Last Thursday, Apple announced its Q4 FY2022 earnings results as follows
- Revenue: $90.15 bn vs $88.9 bn estimated. Up 8% year over year (YoY)
- Gross Margin: 42.3% vs 42.1% estimated. Essentially flat YoY
- iPhone revenue: $42.63 bn vs $43.21 bn estimated. Up 9.7% YoY
- Mac revenue: $11.51 bn vs $9.36 bn estimated . Up 25.4% YoY
- iPad revenue: $7.17 bn vs $7.94 bn estimated. Down 13.6% YoY
- Other Products revenue: $9.65 bn vs $9.17 bn estimated. Up 9.9% YoY
- Services revenue: $19.19 bn vs $20.1 bn estimated. Up 5% YoY
- EPS: $1.29 vs. $1.27 estimated
On the surface, it looks like a routinely great quarter for Apple, but there are a few points worth calling out.
First, Apple got hit with a 600 basis point of unfavorable foreign exchange impact due to the strength of the dollar. Had the currency exchange stayed constant, Apple’s revenue growth would likely have been two-digits and could have gone up to as much as 14%. Despite significant foreign exchange headwinds, product margin was 35%, flat compared to Q3 FY2022, and 100 basis point up year over year. This indicates Apple managed to gain efficiency and sell more expensive products. To investors who care about how a company is run, this is a good sign.
Second, the stickiness of iPhone. Since Q4 FY2020, iPhone revenue has increased year over year every quarter. In FY2022, iPhone revenue grew by 7%, on top of the monstrous 39% growth achieved in FY2021. As a billion business worth more than $200 billion, that’s no mean feat. More impressively, the numbers could have been even rosier. According to Tim Cook, the company has been facing and still faces supply chain constraints for the popular iPhone 14, iPhone 14 Pro and iPhone 14 Pro Max. Had Apple had enough parts to meet the demand, they could have added a couple of more billions to their top line. In the time of unprecedented inflation and uncertain macro-economic conditions, this shows how much consumers love their iPhone and considers it more of a necessity than a luxury.
Next, Services grew 5% YoY and slightly missed analysts’ expectation. Adding the estimated foreign exchange impact of 600 basis points, Services would have grown by 11%, beating the consensus. Since 2018, Services has grown by double digits every year, reaching $78.1 billion in annual revenue in FY2022, up from almost $40 billion in 2018. Compared to previous year, FY2022 posed a lower annual growth, but there are levers that Apple can pull:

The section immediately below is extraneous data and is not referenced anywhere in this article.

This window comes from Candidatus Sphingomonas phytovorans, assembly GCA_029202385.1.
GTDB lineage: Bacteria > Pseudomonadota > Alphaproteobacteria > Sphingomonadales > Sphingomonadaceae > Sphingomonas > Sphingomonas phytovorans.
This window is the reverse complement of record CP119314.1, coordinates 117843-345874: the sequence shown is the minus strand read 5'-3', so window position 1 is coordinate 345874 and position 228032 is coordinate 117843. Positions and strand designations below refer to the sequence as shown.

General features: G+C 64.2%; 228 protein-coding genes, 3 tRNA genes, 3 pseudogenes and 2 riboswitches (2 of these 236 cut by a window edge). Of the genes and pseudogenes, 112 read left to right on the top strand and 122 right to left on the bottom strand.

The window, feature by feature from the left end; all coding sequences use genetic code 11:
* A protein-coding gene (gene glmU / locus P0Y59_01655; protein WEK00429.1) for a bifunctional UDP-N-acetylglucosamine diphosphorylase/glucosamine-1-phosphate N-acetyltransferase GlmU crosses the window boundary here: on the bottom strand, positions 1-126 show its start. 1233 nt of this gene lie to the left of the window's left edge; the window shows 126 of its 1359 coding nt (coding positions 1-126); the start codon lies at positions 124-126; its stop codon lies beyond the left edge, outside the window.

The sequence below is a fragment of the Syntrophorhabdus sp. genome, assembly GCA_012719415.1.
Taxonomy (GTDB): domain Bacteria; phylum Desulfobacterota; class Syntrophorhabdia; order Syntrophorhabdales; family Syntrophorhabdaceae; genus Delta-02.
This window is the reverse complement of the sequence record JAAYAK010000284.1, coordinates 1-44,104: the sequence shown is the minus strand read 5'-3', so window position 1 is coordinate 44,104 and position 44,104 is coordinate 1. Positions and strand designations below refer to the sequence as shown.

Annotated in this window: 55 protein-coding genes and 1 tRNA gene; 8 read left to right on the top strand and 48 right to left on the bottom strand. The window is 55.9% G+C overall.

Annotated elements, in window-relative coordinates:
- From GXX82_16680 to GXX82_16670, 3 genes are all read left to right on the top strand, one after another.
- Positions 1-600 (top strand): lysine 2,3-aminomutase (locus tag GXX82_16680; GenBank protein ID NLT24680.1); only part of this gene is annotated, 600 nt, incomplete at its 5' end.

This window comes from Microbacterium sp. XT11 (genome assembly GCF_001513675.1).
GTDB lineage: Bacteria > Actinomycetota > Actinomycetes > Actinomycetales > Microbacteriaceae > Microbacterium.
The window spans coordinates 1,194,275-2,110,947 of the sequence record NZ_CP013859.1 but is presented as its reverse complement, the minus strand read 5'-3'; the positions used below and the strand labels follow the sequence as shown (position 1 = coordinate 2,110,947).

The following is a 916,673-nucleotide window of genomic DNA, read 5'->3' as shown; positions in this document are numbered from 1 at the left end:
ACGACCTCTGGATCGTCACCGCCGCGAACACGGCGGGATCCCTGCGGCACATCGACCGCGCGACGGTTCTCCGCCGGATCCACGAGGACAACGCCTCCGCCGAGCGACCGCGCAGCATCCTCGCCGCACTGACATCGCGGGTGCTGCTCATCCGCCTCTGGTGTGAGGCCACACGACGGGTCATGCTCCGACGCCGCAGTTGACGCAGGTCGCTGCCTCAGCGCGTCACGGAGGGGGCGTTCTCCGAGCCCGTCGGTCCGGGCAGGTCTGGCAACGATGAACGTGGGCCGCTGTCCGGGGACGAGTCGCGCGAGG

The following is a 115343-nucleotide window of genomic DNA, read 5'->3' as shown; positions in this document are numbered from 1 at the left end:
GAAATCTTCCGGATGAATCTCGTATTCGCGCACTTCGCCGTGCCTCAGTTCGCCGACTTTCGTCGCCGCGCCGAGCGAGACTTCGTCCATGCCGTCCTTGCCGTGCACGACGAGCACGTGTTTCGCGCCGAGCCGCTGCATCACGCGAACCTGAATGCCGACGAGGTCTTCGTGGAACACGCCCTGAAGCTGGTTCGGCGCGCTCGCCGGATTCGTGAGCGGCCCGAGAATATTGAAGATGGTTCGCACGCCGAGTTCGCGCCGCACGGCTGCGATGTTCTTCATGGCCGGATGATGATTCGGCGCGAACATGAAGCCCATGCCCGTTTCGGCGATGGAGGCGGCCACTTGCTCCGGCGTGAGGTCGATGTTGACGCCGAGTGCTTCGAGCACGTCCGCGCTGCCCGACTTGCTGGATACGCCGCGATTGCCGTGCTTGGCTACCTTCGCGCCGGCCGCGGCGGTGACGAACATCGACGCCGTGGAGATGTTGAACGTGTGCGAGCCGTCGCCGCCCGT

- Apple recently announced price hikes on Apple Music, Apple TV+ & Apple One. The company explained that the price increase for Apple Music is due to more payouts to artists while that for Apple TV+ is fair considering the amount of content that Apple has added since the launch of the streaming service. As the flagship overarching subscription, of course, Apple One will also be more expensive. I think the justification makes sense because if Apple REALLY wanted to increase Services revenue and abuse its power, the company would raise iCloud’s prices. There are alternatives to Apple Music and TV+, but there is nothing to replace iCloud and no Apple user I know doesn’t buy additional storage. In short, this is not a move out of desperation.
- Apple is loading more ads on the App Store. In their 2022 annual report, the company already cited advertising as one of the main drivers behind Services’ growth. Ads revenue is great and all, but too many ads will harm the user experience. Plus, there is already backlash from developers who saw online gaming ads placed next to their apps. Hence, Apple needs to be careful and considerate about pushing their advertising division
- Apple Business Essentials. There has been no disclosure from Apple regarding this service, but I suspect it will come to the fold more in the next couple of years
Last but not least, I am really pleased with how Apple manages its costs. The gross margin profile of Products, Services and the whole company have been very stable in the last four years, despite Covid-19, the war in Ukraine, the withdrawal from Russia, the supply chain challenges and other macro-economic events. Operating expenses, including R&D and SG&A, as % of total revenue never exceeded 8% in the last four years. Based on the commentary from the executives, that should be the case for the next twelve months:
When we look at our capex, as you correctly said, I mean, we’ve been fairly stable, and I think our capital intensity is really very good. We have three major buckets in capex for the company. We have certain dedicated tools for the manufacturing facilities. We had some spend around data centers, and we have spent around our office facilities around the world. We obviously monitor all of them. There is nothing unusual that we see for the next 12 months.
When a company reaches a trillion dollar mark in valuation and generates billions of dollars in cash flow every 90 days, there is understandably a risk of being negligent on cost control. Think about yourself. Do you allow yourself more luxuries and impulsive purchases now than you did as a student and when you had lower income? From this perspective, Apple has been a disciplined and prudent steward of shareholder capital. To some extent, I don’t think you can make the same point about other big techs, such as Amazon or Facebook.
In short, this quarter’s results were not the most impressive that Apple has ever put out. They were just routinely and boringly good from my perspective and for the reasons I listed above. Even though there is no headline-grabbing debate-fueling stuff such as the investment in Reality Labs by Facebook, I prefer a stable and effective management that keeps their feet on the ground and produces results for shareholders.
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